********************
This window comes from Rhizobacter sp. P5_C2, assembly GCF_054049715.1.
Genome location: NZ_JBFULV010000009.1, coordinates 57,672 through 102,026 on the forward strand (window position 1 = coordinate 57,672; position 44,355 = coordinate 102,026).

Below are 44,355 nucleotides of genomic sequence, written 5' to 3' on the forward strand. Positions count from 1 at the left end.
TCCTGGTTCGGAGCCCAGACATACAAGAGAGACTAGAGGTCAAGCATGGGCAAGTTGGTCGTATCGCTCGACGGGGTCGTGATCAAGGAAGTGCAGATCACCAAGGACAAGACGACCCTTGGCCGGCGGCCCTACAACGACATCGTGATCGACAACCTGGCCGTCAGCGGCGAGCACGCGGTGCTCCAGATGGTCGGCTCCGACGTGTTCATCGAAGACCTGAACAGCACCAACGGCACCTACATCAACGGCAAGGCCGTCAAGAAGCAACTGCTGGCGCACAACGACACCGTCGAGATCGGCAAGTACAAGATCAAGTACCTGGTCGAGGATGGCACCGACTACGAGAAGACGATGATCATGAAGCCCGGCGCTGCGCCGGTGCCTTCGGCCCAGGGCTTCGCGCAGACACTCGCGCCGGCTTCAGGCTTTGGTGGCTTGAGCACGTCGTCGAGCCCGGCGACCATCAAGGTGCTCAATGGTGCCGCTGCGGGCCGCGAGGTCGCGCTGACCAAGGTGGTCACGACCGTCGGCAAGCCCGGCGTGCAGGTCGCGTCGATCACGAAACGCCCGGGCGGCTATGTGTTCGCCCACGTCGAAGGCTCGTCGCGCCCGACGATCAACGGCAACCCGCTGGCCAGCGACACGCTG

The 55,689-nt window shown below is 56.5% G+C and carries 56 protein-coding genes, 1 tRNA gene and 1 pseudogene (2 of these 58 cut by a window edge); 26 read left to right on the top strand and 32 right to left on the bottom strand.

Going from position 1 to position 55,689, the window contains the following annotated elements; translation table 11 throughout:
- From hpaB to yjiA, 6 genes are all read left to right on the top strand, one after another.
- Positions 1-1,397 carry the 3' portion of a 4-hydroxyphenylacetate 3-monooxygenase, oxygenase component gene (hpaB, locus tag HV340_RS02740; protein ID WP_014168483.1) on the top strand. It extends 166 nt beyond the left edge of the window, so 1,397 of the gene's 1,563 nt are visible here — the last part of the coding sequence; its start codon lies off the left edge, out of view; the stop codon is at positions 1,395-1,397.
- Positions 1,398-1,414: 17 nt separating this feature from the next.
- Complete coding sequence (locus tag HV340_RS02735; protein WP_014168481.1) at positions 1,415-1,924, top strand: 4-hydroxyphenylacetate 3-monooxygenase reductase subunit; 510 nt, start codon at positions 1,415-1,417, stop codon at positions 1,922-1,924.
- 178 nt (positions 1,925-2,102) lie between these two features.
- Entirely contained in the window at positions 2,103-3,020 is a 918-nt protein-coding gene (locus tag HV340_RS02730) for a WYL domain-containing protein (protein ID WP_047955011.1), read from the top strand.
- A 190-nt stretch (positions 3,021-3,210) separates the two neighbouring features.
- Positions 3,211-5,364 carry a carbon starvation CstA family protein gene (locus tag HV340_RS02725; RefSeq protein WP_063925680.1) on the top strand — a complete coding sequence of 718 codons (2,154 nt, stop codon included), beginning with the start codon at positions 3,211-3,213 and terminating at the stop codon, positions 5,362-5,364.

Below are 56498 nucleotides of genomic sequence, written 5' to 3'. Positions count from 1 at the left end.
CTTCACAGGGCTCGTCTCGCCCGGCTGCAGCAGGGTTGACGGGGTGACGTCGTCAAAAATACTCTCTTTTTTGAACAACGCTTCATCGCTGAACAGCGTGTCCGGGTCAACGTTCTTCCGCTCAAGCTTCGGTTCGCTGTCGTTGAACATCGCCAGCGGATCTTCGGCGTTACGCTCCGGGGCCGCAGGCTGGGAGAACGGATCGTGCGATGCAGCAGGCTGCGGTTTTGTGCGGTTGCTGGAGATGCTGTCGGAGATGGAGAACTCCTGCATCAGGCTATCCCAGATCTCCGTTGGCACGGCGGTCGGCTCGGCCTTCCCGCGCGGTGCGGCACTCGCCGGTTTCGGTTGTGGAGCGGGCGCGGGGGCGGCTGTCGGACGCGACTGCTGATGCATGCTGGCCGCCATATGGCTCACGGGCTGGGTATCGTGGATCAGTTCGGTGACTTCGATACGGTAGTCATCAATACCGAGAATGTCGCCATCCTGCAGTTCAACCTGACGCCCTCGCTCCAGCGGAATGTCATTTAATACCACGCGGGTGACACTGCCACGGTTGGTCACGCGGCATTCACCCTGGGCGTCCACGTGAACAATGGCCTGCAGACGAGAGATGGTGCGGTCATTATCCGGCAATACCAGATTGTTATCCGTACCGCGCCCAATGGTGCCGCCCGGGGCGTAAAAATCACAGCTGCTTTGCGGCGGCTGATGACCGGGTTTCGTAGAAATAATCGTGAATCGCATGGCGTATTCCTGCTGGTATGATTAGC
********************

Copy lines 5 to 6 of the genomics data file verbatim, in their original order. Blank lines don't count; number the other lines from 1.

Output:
The 55,689-nt window shown below is 56.5% G+C and carries 56 protein-coding genes, 1 tRNA gene and 1 pseudogene (2 of these 58 cut by a window edge); 26 read left to right on the top strand and 32 right to left on the bottom strand.

Going from position 1 to position 55,689, the window contains the following annotated elements; translation table 11 throughout: